ALBANY, N.Y. (CBSNewYork/AP) — New York voters say the ongoing feud between Gov. Andrew Cuomo and New York City Mayor Bill de Blasio is hurting the state.

A Quinnipiac University Poll released Thursday found that 57 percent of voters say the two Democrats aren’t working effectively.

READ MORE: FBI Executes Search Warrant At Home Of Gabby Petito's Fiancé Brian Laundrie

“Fifty-seven to 15 (percent of) New York voters tell Quinnipiac that they are fighting, that they are engaged in a political feud instead of effectively working together for the public good,” poll director Maurice Carroll told 1010 WINS.

Among those who acknowledge the dispute, 61 percent say Cuomo is “winning” and 78 percent say it’s harmful to the state.

“The squabble between Gov. Andrew Cuomo and New York City Mayor Bill de Blasio isn’t just media hype; it’s real, voters say, and it’s harmful to everyone in the state,” Carroll said.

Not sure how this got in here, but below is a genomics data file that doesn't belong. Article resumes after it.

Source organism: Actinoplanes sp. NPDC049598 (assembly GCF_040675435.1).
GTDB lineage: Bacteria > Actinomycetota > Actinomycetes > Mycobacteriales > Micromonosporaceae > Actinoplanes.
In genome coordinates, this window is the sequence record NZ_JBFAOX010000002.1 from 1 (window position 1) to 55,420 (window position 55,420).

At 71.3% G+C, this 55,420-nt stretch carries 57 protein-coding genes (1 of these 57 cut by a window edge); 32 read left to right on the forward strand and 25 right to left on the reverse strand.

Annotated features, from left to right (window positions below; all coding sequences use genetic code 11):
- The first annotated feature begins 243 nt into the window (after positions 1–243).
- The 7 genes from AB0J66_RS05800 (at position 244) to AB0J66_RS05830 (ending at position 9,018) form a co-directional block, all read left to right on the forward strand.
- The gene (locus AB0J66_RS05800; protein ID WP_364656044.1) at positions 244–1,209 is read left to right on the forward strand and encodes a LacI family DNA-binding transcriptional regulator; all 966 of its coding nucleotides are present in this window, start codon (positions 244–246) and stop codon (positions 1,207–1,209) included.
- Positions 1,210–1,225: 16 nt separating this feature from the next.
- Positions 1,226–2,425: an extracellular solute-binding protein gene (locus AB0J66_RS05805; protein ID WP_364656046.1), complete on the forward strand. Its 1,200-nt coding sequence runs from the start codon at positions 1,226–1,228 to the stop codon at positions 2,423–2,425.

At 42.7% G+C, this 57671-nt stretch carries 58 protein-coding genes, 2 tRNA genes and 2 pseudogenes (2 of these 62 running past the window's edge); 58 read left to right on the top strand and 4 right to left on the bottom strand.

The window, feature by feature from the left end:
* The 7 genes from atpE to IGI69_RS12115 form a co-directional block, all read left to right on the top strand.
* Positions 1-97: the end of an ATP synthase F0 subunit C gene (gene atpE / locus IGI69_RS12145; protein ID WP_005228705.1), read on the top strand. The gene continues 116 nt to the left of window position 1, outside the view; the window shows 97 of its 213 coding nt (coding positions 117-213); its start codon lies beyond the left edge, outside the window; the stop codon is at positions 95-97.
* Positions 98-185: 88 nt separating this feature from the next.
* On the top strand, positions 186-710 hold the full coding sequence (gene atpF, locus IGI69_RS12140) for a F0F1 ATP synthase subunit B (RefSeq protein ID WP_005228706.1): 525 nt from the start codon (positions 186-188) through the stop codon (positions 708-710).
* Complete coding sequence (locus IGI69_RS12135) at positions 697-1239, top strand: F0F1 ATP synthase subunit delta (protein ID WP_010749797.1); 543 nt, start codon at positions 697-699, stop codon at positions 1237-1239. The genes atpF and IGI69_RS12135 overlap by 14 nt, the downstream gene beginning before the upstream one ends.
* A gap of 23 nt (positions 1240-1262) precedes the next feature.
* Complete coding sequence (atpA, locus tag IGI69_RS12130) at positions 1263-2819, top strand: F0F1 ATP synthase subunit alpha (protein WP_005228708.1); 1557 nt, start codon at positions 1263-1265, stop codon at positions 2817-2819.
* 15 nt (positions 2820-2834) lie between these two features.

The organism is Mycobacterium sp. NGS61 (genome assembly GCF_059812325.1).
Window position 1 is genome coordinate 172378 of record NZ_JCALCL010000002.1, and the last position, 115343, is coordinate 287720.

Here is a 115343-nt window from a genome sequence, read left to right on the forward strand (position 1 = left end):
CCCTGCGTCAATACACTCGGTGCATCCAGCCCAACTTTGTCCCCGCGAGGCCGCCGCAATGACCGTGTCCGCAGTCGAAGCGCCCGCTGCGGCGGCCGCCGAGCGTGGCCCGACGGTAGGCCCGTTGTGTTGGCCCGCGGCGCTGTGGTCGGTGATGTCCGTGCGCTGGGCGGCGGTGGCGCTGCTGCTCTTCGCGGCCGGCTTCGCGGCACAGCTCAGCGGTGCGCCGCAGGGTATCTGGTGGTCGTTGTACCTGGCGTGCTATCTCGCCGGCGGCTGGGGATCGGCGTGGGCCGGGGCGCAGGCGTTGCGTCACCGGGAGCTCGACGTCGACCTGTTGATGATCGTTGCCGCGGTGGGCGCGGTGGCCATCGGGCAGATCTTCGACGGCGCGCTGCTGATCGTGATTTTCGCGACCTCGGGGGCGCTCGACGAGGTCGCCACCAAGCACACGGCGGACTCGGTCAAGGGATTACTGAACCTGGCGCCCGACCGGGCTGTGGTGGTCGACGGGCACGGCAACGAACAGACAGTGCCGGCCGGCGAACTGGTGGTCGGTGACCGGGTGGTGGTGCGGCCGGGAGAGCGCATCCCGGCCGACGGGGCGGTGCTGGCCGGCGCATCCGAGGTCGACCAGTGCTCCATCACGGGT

The hostility escalated this summer when de Blasio accused Cuomo of undermining the city’s agenda in Albany and holding a “vendetta” against those he disagrees with.

READ MORE: Yonkers Police: 2 Men Dead After One Jumps Off Building And Hits The Other 12 Stories Below

Despite his “winning” standing in the feud, the poll shows no improvement in Cuomo’s job approval.

“Cuomo beats de Blasio, but overall doesn’t do all that well. His job approval (is) 43 to 43 … essentially what it was last time we did it back in June when it was 44-42,” Carroll said. “But Cuomo out-points de Blasio on favorability among both city and state voters.”

Forty-five percent of voters statewide and 55 percent of city voters give Cuomo a favorable review. De Blasio‘s favorability rating in the city is 37 percent.

The Sept. 10-15 telephone poll of 1,366 voters has a 2.7 percentage-point margin of error.

MORE NEWS: New York City Public Schools To Increase COVID Testing, Relax Quarantine Rules

(TM and © Copyright 2015 CBS Radio Inc. and its relevant subsidiaries. CBS RADIO and EYE Logo TM and Copyright 2015 CBS Broadcasting Inc. Used under license. All Rights Reserved. This material may not be published, broadcast, rewritten, or redistributed. The Associated Press contributed to this report.)